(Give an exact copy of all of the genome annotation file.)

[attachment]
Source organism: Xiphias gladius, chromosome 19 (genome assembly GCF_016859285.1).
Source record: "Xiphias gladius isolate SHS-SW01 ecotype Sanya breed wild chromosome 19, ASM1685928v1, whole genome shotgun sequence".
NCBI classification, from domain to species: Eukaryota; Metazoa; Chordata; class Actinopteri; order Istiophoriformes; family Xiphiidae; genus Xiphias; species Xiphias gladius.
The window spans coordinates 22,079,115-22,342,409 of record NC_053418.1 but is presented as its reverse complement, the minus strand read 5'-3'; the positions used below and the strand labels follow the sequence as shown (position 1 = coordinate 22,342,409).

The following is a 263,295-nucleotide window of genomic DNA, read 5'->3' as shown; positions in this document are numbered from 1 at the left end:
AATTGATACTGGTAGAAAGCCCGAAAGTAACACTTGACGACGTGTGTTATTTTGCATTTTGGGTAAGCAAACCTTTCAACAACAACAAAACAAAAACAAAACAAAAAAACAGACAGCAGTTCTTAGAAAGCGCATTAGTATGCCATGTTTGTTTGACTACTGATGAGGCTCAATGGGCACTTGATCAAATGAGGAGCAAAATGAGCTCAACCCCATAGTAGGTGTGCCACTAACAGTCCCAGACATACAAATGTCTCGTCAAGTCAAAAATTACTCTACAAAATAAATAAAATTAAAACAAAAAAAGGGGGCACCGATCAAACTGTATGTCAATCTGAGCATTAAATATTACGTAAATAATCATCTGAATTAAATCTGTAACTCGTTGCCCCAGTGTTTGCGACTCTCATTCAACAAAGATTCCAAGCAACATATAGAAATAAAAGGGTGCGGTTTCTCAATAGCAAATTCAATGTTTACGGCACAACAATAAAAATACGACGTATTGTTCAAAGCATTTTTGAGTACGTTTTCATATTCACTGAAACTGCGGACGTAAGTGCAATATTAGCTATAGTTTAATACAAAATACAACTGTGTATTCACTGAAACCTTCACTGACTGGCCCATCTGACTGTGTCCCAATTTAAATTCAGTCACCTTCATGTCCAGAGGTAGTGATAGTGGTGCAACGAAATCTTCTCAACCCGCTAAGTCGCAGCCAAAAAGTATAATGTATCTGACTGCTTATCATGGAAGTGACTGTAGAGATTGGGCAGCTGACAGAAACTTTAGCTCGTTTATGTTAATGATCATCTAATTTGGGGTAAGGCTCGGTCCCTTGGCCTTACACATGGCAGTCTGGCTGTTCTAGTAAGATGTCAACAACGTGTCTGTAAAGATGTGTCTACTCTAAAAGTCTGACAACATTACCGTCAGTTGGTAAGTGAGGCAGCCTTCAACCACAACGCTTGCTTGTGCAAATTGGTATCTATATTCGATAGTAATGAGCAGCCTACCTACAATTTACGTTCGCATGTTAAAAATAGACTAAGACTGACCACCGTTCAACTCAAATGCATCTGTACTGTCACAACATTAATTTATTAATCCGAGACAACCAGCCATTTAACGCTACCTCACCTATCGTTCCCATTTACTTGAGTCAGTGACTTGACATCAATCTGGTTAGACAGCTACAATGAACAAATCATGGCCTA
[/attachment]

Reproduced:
Source organism: Xiphias gladius, chromosome 19 (genome assembly GCF_016859285.1).
Source record: "Xiphias gladius isolate SHS-SW01 ecotype Sanya breed wild chromosome 19, ASM1685928v1, whole genome shotgun sequence".
NCBI classification, from domain to species: Eukaryota; Metazoa; Chordata; class Actinopteri; order Istiophoriformes; family Xiphiidae; genus Xiphias; species Xiphias gladius.
The window spans coordinates 22,079,115-22,342,409 of record NC_053418.1 but is presented as its reverse complement, the minus strand read 5'-3'; the positions used below and the strand labels follow the sequence as shown (position 1 = coordinate 22,342,409).

The following is a 263,295-nucleotide window of genomic DNA, read 5'->3' as shown; positions in this document are numbered from 1 at the left end:
AATTGATACTGGTAGAAAGCCCGAAAGTAACACTTGACGACGTGTGTTATTTTGCATTTTGGGTAAGCAAACCTTTCAACAACAACAAAACAAAAACAAAACAAAAAAACAGACAGCAGTTCTTAGAAAGCGCATTAGTATGCCATGTTTGTTTGACTACTGATGAGGCTCAATGGGCACTTGATCAAATGAGGAGCAAAATGAGCTCAACCCCATAGTAGGTGTGCCACTAACAGTCCCAGACATACAAATGTCTCGTCAAGTCAAAAATTACTCTACAAAATAAATAAAATTAAAACAAAAAAAGGGGGCACCGATCAAACTGTATGTCAATCTGAGCATTAAATATTACGTAAATAATCATCTGAATTAAATCTGTAACTCGTTGCCCCAGTGTTTGCGACTCTCATTCAACAAAGATTCCAAGCAACATATAGAAATAAAAGGGTGCGGTTTCTCAATAGCAAATTCAATGTTTACGGCACAACAATAAAAATACGACGTATTGTTCAAAGCATTTTTGAGTACGTTTTCATATTCACTGAAACTGCGGACGTAAGTGCAATATTAGCTATAGTTTAATACAAAATACAACTGTGTATTCACTGAAACCTTCACTGACTGGCCCATCTGACTGTGTCCCAATTTAAATTCAGTCACCTTCATGTCCAGAGGTAGTGATAGTGGTGCAACGAAATCTTCTCAACCCGCTAAGTCGCAGCCAAAAAGTATAATGTATCTGACTGCTTATCATGGAAGTGACTGTAGAGATTGGGCAGCTGACAGAAACTTTAGCTCGTTTATGTTAATGATCATCTAATTTGGGGTAAGGCTCGGTCCCTTGGCCTTACACATGGCAGTCTGGCTGTTCTAGTAAGATGTCAACAACGTGTCTGTAAAGATGTGTCTACTCTAAAAGTCTGACAACATTACCGTCAGTTGGTAAGTGAGGCAGCCTTCAACCACAACGCTTGCTTGTGCAAATTGGTATCTATATTCGATAGTAATGAGCAGCCTACCTACAATTTACGTTCGCATGTTAAAAATAGACTAAGACTGACCACCGTTCAACTCAAATGCATCTGTACTGTCACAACATTAATTTATTAATCCGAGACAACCAGCCATTTAACGCTACCTCACCTATCGTTCCCATTTACTTGAGTCAGTGACTTGACATCAATCTGGTTAGACAGCTACAATGAACAAATCATGGCCTA